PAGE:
“Nice cliff.” James looks at Trai before taking hold of Tom’s backpack to unzip its largest pocket and pass out lunch. Normally it would be PB and Honey, but Trai is allergic—so its meat and tangerines instead.
“Peels go with the garbage,” James says, offering his sandwich bag as a container.
“Everyone should carry a condom.” Tom turns away from the precipice. “It isn’t God’s plan,” he says, slowing down his words, uncertain of where they are leading him… “to litter the earth. Even you…” He looks at Trai’s girlfriend. “Don’t expect anyone to do your thinking for you,” he says, checking Victor’s face for crossed lines. “Sometimes…” Tom looks behind him and peers into the misty void. “Kissing becomes touching and…” He pauses… “It’s intoxicating,” he says, looking at Trai before eyeing his girlfriend. “I’m speaking to both of you…”
Betty wraps her arm around Tom’s waist.
“People use heroine,” he says, applying the brakes. “Adam and Eve already proved that.”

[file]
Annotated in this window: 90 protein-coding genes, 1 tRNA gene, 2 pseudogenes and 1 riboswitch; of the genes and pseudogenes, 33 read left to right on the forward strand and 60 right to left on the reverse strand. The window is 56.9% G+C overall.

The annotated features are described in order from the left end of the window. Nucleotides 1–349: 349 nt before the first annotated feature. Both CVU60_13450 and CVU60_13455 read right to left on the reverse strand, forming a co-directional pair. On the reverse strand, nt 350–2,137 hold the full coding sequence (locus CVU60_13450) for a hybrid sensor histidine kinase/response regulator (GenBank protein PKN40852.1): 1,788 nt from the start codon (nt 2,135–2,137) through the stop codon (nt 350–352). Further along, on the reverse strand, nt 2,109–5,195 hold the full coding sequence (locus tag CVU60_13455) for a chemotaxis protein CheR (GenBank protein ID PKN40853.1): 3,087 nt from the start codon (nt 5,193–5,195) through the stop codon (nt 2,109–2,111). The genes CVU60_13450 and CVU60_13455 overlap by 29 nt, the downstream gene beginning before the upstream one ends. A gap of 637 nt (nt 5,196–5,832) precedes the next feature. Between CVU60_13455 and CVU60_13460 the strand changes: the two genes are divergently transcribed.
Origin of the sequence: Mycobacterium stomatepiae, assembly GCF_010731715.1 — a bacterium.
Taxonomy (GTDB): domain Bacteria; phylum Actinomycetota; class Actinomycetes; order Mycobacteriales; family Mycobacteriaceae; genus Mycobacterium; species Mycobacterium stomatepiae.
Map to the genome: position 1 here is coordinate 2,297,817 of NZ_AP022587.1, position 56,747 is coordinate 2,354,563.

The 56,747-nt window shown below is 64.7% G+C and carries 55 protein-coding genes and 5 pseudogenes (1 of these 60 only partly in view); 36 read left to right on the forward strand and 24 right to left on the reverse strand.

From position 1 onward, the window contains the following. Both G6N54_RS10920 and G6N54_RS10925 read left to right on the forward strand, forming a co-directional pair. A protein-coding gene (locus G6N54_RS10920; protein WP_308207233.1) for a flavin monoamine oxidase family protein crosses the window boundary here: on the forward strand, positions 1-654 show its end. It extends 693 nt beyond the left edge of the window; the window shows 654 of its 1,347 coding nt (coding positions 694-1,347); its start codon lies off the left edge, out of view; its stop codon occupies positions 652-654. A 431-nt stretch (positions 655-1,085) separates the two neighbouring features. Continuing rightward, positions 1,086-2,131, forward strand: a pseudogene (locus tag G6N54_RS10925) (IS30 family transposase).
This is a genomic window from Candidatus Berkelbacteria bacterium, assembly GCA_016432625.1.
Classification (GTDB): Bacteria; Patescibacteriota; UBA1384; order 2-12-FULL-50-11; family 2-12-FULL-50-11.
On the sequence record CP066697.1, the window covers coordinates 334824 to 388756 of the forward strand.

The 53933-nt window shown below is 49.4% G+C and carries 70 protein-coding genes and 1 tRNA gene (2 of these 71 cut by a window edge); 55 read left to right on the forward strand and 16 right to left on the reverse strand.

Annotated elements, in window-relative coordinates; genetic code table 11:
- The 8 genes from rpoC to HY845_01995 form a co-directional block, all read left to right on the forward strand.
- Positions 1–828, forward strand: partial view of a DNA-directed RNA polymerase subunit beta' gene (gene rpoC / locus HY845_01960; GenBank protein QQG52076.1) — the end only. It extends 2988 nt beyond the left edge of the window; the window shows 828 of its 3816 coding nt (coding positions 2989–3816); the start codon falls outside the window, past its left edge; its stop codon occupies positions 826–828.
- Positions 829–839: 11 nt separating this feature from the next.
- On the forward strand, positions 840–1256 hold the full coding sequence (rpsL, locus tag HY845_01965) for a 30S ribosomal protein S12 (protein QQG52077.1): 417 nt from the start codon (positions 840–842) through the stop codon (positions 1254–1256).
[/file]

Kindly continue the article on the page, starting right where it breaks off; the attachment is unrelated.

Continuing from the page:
Betty pulls him in close, putting his baggage beside her own.
“All I’m saying,” Tom says, feeling her heartbeat deepen his breath. “Is that, societies with access to clean water are better off than those without.” He smiles. “That’s it, nothing else…”
Edward’s pack is the only real family Tom has ever known. He’s witnessed them fight with baseball bats, forks and knives, seen them knocked down and dragged outside. Watched as they pretended each other didn’t exist. But still, Tom thinks, walking downhill alone, I’ve never seen their bond break. It’s like water in that way. If one member is in trouble, the others focus their thoughts into a darkness scattering light that rains down tenfold, flooding the world like cancer killing climate change.
My family, Tom thinks, is different…